Most professional sports, such as hockey, tennis, and basketball, separate men’s and women’s sports leagues. In 2013, the Ultimate Fighting Championship (UFC) disrupted this pattern by showcasing its first women’s mixed martial arts (MMA) fight in a once male-only fight league. While the UFC’s inclusion of female fighters is a step forward for gender equality, the change does not come without issues. This essay focuses on the framing of female UFC fighters on Twitter over a four year period. Through an intersectional feminist analysis, it examines how Twitter users frame female fighters’ bodies in relation to gender, race, class, and sexuality. It argues that there is an imbalance in attention paid to female fighters in regards to gender, race, class, and sexuality, and this constructs contradictory messaging about feminism, female fighters’ bodies, and the UFC on Twitter.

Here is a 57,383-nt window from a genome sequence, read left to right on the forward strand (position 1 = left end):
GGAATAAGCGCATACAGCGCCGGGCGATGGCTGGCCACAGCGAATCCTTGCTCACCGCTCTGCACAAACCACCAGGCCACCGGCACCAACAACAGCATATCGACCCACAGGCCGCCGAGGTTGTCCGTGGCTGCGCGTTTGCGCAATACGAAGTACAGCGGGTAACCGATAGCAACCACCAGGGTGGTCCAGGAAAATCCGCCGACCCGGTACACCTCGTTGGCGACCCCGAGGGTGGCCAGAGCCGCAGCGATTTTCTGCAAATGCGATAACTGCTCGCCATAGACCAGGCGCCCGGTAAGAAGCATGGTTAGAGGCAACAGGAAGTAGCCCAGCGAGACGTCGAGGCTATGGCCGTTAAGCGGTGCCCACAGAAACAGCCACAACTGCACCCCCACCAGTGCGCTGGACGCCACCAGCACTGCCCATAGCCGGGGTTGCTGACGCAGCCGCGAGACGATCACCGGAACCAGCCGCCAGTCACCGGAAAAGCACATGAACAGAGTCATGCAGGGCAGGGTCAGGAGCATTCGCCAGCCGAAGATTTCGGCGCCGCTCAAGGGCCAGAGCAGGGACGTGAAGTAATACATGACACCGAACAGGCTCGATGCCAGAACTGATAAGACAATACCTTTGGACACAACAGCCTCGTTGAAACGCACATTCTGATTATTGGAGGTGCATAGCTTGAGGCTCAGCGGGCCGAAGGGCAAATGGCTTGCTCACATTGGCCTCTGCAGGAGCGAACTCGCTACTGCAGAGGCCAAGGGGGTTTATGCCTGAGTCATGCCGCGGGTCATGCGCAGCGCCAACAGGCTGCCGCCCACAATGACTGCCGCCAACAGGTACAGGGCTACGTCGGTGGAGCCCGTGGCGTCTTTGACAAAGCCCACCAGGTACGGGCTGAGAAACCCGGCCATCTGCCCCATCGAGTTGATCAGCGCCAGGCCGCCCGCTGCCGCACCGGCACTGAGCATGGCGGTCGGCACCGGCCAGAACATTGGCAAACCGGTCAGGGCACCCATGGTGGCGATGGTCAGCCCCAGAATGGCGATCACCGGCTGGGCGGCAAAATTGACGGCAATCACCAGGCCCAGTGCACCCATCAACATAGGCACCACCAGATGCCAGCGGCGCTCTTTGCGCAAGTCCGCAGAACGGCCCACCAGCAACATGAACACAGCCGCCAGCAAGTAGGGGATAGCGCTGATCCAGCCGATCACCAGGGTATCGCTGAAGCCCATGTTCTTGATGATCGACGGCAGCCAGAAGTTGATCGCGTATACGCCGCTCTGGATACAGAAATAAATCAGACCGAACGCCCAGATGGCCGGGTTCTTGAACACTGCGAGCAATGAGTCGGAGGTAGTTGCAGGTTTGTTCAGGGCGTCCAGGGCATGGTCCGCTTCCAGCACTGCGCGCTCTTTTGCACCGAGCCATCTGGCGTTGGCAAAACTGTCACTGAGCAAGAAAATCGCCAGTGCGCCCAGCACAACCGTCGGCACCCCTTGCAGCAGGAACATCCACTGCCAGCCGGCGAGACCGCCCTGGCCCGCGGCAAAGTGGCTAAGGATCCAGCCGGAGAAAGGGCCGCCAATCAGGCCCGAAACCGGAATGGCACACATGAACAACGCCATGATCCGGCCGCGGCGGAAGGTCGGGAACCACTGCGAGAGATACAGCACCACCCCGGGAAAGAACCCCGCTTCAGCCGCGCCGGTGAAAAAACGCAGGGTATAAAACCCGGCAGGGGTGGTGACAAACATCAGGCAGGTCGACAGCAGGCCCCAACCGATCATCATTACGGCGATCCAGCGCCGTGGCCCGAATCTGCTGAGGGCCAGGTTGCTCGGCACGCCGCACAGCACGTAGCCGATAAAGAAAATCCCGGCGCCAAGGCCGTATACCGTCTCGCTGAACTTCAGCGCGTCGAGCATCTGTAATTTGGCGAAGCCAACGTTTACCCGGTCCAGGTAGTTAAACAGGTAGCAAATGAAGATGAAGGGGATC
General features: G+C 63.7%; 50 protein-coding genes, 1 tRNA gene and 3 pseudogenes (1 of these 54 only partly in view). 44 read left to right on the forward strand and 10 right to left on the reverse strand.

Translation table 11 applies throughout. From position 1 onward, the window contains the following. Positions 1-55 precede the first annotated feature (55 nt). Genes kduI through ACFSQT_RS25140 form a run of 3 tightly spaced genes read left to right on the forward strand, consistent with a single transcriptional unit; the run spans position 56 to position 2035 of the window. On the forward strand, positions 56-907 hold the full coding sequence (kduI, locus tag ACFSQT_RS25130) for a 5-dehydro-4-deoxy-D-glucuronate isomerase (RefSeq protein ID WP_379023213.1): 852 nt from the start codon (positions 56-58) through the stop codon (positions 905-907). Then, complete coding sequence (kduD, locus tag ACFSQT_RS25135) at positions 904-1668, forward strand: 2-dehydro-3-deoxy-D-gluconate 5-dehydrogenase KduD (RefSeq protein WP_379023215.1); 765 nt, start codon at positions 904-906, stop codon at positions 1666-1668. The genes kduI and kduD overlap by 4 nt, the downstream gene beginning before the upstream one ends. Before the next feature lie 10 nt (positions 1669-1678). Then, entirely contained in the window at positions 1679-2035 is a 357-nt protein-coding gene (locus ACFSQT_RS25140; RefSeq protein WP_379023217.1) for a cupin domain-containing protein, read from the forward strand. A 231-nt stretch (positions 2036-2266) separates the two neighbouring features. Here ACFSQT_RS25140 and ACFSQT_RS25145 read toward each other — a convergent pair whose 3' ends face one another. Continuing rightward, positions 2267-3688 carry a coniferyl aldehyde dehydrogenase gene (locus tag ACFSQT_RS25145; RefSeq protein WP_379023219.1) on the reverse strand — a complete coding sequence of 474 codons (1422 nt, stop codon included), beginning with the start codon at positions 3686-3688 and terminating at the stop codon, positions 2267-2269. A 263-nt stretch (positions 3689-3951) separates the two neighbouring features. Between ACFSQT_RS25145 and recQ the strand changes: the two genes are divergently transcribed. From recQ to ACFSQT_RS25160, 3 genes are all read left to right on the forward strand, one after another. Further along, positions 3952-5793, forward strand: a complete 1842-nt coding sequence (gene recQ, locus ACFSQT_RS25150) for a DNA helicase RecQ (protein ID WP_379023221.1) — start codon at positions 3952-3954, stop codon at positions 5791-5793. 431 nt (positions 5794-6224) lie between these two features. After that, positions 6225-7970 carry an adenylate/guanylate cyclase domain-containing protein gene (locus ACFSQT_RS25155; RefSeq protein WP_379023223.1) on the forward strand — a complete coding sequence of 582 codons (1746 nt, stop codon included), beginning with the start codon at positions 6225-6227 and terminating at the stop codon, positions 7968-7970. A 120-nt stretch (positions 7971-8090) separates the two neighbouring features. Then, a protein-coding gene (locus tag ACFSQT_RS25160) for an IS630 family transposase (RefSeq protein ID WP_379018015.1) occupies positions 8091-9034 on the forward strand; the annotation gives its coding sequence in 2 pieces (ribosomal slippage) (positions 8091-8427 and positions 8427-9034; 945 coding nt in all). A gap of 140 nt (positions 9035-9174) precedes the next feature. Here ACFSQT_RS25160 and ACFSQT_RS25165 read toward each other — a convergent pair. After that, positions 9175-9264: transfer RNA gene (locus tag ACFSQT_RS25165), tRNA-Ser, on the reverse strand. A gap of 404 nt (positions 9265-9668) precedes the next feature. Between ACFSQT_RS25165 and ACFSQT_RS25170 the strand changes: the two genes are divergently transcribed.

How to Cite:
Quinney, A., 2016. The @UFC and third wave feminism? Who woulda thought? Gender, fighters, and framing on Twitter. Martial Arts Studies, 2, pp.34–58. DOI: http://doi.org/10.18573/j.2016.10063